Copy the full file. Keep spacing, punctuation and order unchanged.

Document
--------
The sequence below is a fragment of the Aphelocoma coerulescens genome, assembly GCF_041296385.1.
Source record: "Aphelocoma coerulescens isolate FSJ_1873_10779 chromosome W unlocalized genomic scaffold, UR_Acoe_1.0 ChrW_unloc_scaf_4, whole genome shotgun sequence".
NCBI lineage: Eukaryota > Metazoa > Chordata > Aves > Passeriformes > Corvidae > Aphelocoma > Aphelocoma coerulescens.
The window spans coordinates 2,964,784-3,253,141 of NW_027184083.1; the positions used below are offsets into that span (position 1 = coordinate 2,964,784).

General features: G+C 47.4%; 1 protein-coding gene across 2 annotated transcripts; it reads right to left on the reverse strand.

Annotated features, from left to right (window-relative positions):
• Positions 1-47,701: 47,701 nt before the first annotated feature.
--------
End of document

The sequence below is a fragment of the Aphelocoma coerulescens genome, assembly GCF_041296385.1.
Source record: "Aphelocoma coerulescens isolate FSJ_1873_10779 chromosome W unlocalized genomic scaffold, UR_Acoe_1.0 ChrW_unloc_scaf_4, whole genome shotgun sequence".
NCBI lineage: Eukaryota > Metazoa > Chordata > Aves > Passeriformes > Corvidae > Aphelocoma > Aphelocoma coerulescens.
The window spans coordinates 2,964,784-3,253,141 of NW_027184083.1; the positions used below are offsets into that span (position 1 = coordinate 2,964,784).

General features: G+C 47.4%; 1 protein-coding gene across 2 annotated transcripts; it reads right to left on the reverse strand.

Annotated features, from left to right (window-relative positions):
• Positions 1-47,701: 47,701 nt before the first annotated feature.